Monks’ Court

Margaret Collier, a young, attractive, recently widowed American girl, stands at her hotel window looking out over London on a sultry night and is inadvertently caught up in the intricacies of a murder that involves distinguished looking, coldly remote Englishman Hugh Vane.

Giving way reluctantly to a compulsive urge to discover the facts of the murder, she seeks out Sir Hugh at his ancestral estate, Monks’ Court, deep in the Shropshire countryside, and once the site of an ancient monastery.

The spell cast by the enigmatic Sir Hugh and by his beautiful and fateful house are Margaret’s undoing. She is enmeshed in events that take a terrifying turn when the threat of a second murder arises. This time, it is her own life that is menaced, and it is seemingly only the ardent devotion and determination of an American newspaperman, Richard Page, that offer her any hope of escape from the net that is tightening around her.

Once again, Katherine Wigmore Eyre has proved herself expert in creating the atmosphere for a plot charged with excitement. Glimpses of London and the English springtime countryside provide an authentic background for her story. In this splendid, fast-moving tale she demonstrates her mastery of the novel of suspense.

Katherine Eyre lives in San Francisco but knows England well. She loves the English countryside, and of London says, “It fascinates me. I can’t stay away.”

Copyright Katherine Wigmore Eyre 1966. Published by Appleton – Century Meredith Press. Jacket painting by Charles Geer.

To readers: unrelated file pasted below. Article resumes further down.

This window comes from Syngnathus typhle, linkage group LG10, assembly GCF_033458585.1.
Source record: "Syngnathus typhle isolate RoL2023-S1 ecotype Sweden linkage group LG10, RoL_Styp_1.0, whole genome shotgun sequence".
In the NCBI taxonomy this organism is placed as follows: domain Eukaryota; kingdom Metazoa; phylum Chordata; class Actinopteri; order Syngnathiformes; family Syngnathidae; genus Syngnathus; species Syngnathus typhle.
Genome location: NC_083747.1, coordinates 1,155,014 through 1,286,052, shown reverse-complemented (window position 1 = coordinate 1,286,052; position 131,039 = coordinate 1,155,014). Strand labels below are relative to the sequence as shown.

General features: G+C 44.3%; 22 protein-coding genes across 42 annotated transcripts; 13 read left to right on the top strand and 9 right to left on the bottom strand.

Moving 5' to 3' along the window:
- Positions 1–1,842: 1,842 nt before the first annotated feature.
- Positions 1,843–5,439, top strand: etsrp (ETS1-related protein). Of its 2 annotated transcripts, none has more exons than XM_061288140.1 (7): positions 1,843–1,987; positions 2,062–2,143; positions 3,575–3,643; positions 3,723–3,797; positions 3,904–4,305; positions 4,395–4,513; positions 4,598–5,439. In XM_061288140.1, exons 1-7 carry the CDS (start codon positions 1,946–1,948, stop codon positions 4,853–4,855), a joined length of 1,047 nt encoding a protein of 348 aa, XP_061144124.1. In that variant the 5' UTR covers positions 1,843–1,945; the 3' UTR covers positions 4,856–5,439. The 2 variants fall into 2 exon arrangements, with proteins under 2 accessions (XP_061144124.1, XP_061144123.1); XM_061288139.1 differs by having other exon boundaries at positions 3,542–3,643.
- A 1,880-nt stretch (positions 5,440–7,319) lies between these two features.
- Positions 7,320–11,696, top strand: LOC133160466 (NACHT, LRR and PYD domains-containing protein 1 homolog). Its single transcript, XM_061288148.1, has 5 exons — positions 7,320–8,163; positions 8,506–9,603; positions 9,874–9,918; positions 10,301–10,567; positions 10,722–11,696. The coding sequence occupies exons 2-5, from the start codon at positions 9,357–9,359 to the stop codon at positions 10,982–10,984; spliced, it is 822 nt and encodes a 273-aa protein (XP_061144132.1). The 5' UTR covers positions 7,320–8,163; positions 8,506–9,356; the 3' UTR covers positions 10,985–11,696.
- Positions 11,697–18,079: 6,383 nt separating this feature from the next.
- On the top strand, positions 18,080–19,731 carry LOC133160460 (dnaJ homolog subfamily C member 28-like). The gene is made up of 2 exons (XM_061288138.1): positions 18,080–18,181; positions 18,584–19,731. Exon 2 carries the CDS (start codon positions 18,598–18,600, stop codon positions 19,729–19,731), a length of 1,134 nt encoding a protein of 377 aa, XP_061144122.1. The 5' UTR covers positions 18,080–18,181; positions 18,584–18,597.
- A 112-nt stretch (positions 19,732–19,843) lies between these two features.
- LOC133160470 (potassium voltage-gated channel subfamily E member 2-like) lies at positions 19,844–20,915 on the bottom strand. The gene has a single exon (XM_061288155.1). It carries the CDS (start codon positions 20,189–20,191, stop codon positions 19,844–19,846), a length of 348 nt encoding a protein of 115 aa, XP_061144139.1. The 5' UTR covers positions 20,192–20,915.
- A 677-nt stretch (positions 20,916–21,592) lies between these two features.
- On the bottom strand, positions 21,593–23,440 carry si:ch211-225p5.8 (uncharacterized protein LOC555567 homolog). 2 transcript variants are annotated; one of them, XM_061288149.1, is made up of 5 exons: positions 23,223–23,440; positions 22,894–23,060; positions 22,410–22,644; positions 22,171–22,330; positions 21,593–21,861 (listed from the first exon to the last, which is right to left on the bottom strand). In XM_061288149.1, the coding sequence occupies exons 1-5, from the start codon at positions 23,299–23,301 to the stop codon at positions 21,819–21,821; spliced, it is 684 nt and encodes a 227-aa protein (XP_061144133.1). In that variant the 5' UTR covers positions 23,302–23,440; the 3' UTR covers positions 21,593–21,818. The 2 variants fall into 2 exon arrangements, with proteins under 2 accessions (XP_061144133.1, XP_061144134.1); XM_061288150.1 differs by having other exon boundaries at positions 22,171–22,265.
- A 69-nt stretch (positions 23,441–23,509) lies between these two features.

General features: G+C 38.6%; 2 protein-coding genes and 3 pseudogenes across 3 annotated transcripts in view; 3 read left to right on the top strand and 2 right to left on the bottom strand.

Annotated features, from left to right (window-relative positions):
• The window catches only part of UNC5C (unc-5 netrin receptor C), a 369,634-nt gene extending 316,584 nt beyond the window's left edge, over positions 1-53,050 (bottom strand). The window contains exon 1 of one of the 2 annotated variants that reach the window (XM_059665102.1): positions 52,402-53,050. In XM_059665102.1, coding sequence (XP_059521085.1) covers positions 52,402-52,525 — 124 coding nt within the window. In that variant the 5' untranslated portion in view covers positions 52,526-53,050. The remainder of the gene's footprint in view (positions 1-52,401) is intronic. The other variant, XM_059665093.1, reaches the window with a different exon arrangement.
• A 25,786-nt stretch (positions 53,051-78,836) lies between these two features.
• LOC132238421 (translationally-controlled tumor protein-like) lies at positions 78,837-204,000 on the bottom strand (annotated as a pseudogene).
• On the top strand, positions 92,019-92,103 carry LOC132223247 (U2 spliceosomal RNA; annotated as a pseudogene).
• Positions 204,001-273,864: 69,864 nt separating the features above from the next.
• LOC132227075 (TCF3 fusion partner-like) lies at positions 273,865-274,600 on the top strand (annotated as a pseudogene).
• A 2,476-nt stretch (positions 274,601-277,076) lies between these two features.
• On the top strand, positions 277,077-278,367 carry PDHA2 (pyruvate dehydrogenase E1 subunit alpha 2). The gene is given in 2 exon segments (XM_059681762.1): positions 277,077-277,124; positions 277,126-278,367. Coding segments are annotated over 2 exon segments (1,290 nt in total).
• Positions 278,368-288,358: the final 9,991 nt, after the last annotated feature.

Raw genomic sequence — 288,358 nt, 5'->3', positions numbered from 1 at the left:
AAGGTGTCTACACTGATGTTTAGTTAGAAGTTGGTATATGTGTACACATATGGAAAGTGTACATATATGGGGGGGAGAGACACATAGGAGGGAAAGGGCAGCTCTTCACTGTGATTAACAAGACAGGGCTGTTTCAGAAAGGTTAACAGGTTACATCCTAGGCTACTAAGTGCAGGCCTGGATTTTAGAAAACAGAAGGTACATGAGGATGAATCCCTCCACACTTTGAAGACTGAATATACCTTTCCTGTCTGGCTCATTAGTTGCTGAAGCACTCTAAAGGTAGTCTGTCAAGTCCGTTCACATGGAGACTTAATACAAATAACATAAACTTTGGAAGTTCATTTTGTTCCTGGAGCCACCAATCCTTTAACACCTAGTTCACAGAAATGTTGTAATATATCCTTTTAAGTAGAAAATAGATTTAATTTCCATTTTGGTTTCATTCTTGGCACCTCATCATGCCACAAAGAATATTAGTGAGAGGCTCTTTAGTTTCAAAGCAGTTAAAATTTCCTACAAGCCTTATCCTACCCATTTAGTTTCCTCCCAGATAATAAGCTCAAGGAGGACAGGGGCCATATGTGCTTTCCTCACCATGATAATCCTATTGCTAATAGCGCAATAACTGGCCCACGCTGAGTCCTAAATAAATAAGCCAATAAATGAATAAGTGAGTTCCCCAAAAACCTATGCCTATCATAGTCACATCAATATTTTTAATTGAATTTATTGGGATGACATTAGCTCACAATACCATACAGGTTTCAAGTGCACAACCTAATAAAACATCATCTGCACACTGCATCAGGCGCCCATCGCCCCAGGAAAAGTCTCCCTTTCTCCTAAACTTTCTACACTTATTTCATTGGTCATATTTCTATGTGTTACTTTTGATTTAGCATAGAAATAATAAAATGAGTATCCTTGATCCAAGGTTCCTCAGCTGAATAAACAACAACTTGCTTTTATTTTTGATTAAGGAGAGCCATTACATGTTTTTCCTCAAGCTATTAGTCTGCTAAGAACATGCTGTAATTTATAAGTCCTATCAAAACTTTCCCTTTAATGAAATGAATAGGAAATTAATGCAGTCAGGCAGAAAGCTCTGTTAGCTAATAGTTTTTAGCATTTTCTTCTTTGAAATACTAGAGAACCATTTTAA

I bought this lovely first edition hardcover for £1 at the street market yesterday. I’ve reviewed another of Katherine Wigmore Eyre’s gothics, The Sandalwood Fan, last year and I struggled to finish that book due to its slow pace and lack of gothic mood.  Monks’ Court, with its ancestral, ‘fateful’ house and rural setting, certainly sounds a little more promising so maybe I’ll get round to it one day.

Though I’m not such a huge fan of hardcover books, I love it when I find one adorned with a cover sleeve in such good condition. The artist, Charles Geer, has illustrated a number of gothic dust jackets and he has a very distinctive style – especially his gorgeously ruinous and rambling houses. Check out more of his amazing artwork HERE and HERE and HERE.

Another bonus is this lovely photograph of the authoress on the back – that dramatic lighting combined with such a classy pose makes her look every inch the quintessential gothic romance writer!

Uncle Silas


“When I closed my eyes I saw him before me still, dressed in deathly black, ashy with a pallor on which I looked with fear and pain.

…And those hollow, fiery, awful eyes! It sometimes seemed to me as though the curtain had opened, and I had seen a ghost.”

Maud Ruthyn was obliged to live with her mad Uncle Silas in his isolated, terrifying old mansion for four years if she wanted to receive her inheritance. If she ran away she would be penniless. If she dared to stay, then one night she would be found lifeless!

UNCLE SILAS ranks with THE MOONSTONE, THE WOMAN IN WHITE and WUTHERING HEIGHTS as one of the most haunting, terrifying Gothic novels in the English language.

Written by Sheridan Le Fanu. This Paperback Library Edition – January 1967.

Known as the father of the modern ghost story, Sheridan Le Fanu is a Victorian novelist and short story writer whose prose continues to  chill and inspire to this day. Virginia Coffman, creator of the fantastically gothic Moura series, cites him as a major influence of hers, so I was very pleased to happenchance upon this gorgeous Paperback Library edition of Uncle Silas on a day out in Eastbourne the other week.

This is a classic gothic story –  where an orphaned teenage heroine, duty bound to the wishes of her dead father, finds herself having to live with her strange Uncle Silas until she is old enough to claim her inheritance.